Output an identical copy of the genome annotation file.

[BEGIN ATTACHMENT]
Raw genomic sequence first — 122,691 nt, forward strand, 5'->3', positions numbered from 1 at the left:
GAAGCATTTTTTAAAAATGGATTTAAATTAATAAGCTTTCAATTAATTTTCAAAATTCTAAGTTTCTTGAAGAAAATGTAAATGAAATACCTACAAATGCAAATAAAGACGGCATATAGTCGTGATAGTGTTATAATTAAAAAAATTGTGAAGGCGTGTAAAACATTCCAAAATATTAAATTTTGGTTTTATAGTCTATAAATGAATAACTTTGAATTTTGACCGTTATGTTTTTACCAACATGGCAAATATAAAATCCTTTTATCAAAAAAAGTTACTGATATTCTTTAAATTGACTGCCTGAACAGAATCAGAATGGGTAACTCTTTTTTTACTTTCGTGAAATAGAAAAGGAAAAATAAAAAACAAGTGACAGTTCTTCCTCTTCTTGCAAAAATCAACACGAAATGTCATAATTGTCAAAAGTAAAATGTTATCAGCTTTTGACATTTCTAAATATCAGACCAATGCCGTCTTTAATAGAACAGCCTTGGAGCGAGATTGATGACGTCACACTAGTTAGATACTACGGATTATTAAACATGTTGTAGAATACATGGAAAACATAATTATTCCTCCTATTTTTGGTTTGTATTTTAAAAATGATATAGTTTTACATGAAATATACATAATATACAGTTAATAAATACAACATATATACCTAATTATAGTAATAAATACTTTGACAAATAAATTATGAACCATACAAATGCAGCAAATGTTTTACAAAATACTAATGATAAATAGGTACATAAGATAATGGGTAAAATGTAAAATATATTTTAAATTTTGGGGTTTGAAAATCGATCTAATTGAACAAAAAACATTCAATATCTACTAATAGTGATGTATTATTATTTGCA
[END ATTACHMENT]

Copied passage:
Raw genomic sequence first — 122,691 nt, forward strand, 5'->3', positions numbered from 1 at the left:
GAAGCATTTTTTAAAAATGGATTTAAATTAATAAGCTTTCAATTAATTTTCAAAATTCTAAGTTTCTTGAAGAAAATGTAAATGAAATACCTACAAATGCAAATAAAGACGGCATATAGTCGTGATAGTGTTATAATTAAAAAAATTGTGAAGGCGTGTAAAACATTCCAAAATATTAAATTTTGGTTTTATAGTCTATAAATGAATAACTTTGAATTTTGACCGTTATGTTTTTACCAACATGGCAAATATAAAATCCTTTTATCAAAAAAAGTTACTGATATTCTTTAAATTGACTGCCTGAACAGAATCAGAATGGGTAACTCTTTTTTTACTTTCGTGAAATAGAAAAGGAAAAATAAAAAACAAGTGACAGTTCTTCCTCTTCTTGCAAAAATCAACACGAAATGTCATAATTGTCAAAAGTAAAATGTTATCAGCTTTTGACATTTCTAAATATCAGACCAATGCCGTCTTTAATAGAACAGCCTTGGAGCGAGATTGATGACGTCACACTAGTTAGATACTACGGATTATTAAACATGTTGTAGAATACATGGAAAACATAATTATTCCTCCTATTTTTGGTTTGTATTTTAAAAATGATATAGTTTTACATGAAATATACATAATATACAGTTAATAAATACAACATATATACCTAATTATAGTAATAAATACTTTGACAAATAAATTATGAACCATACAAATGCAGCAAATGTTTTACAAAATACTAATGATAAATAGGTACATAAGATAATGGGTAAAATGTAAAATATATTTTAAATTTTGGGGTTTGAAAATCGATCTAATTGAACAAAAAACATTCAATATCTACTAATAGTGATGTATTATTATTTGCA